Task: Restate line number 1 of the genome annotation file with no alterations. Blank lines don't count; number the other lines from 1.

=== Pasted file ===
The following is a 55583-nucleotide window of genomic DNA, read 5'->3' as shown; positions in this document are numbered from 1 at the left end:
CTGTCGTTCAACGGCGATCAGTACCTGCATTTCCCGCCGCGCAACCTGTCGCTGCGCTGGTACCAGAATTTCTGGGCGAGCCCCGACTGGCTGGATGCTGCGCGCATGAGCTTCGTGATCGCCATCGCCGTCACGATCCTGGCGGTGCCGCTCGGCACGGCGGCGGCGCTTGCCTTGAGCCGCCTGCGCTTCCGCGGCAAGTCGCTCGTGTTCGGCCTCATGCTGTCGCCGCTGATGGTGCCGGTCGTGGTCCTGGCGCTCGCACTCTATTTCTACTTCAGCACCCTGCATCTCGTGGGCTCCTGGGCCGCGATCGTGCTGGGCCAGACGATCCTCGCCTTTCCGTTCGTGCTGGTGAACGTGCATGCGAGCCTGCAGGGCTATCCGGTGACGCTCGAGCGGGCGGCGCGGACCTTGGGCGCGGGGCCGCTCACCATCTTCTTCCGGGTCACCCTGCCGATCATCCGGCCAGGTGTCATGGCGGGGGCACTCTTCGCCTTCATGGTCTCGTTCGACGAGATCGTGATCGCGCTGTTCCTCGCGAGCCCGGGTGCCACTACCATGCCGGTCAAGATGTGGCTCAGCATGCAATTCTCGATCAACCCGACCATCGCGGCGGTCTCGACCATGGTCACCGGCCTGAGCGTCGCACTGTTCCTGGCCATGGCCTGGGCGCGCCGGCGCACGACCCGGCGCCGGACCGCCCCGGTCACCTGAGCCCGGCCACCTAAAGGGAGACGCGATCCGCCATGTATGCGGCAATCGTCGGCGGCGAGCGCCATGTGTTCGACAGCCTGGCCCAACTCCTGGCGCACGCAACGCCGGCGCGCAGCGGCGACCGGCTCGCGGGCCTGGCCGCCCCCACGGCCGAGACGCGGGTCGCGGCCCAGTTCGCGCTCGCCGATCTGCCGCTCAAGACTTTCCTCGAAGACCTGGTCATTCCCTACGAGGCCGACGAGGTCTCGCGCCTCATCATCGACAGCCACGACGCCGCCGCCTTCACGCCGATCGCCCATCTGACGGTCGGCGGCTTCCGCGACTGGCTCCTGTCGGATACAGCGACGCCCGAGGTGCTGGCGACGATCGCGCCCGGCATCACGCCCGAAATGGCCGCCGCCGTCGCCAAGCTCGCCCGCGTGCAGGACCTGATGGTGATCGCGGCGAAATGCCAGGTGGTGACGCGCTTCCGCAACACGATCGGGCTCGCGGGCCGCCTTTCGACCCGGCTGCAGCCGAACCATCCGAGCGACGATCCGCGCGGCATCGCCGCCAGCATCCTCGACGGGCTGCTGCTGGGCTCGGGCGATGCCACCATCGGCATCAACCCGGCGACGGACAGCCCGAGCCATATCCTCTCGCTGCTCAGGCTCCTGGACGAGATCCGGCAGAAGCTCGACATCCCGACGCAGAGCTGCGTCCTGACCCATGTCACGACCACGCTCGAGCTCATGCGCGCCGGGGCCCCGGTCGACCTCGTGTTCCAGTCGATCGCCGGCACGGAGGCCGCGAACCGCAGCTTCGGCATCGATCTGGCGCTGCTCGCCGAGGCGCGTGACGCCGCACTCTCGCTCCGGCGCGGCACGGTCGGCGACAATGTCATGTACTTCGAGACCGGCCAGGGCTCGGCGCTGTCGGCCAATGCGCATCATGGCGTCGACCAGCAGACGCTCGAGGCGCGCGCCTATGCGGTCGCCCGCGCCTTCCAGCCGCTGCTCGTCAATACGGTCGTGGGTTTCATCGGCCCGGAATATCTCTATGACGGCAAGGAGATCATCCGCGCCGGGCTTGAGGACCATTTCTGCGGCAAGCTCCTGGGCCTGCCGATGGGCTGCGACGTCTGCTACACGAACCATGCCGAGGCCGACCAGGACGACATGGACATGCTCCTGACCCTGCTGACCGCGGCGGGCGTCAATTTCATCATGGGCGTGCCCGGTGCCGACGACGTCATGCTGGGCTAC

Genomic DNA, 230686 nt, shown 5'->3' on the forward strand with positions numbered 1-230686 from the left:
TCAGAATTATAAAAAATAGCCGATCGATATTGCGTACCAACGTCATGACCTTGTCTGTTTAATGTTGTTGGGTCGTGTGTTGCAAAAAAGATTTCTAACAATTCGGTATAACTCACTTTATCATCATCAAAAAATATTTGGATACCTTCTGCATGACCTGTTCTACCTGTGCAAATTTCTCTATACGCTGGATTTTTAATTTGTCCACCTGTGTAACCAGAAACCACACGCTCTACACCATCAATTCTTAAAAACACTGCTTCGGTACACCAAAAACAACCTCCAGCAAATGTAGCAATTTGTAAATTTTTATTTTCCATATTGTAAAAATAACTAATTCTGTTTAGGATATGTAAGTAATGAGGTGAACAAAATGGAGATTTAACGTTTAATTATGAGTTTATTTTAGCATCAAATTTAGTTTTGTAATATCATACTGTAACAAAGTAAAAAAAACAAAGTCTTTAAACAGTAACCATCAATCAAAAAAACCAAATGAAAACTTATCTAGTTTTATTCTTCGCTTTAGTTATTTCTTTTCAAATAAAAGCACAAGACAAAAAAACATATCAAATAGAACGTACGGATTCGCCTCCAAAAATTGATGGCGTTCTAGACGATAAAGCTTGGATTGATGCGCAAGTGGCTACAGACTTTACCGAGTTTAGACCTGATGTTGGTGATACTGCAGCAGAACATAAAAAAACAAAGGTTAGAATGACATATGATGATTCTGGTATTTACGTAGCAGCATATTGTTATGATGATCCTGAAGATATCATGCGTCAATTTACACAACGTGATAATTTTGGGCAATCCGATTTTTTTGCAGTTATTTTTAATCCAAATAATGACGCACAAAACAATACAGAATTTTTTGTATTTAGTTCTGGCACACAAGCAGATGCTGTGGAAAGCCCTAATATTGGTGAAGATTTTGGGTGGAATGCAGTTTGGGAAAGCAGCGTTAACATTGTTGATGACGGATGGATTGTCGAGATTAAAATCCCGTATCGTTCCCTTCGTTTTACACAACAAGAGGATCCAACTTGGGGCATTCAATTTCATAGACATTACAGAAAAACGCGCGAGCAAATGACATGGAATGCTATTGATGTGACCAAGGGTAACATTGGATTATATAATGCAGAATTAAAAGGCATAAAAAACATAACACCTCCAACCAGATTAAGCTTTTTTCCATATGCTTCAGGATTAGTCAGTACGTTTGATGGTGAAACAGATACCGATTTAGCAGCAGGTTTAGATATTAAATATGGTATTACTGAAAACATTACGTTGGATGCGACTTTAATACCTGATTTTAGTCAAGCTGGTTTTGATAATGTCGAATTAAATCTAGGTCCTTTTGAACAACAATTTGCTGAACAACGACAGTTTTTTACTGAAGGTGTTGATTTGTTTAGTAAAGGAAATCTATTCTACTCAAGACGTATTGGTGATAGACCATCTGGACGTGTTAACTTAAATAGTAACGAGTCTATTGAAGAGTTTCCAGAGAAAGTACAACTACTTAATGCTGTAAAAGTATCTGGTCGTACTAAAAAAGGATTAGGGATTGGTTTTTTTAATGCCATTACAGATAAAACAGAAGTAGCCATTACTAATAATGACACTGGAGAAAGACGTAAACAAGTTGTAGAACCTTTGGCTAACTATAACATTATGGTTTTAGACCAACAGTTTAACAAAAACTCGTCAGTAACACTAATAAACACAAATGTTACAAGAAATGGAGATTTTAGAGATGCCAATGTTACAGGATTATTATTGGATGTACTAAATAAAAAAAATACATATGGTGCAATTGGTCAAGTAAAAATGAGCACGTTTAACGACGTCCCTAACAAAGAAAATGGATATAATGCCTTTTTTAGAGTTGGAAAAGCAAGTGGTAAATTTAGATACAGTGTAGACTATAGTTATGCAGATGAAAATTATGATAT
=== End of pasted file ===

The following is a 55583-nucleotide window of genomic DNA, read 5'->3' as shown; positions in this document are numbered from 1 at the left end: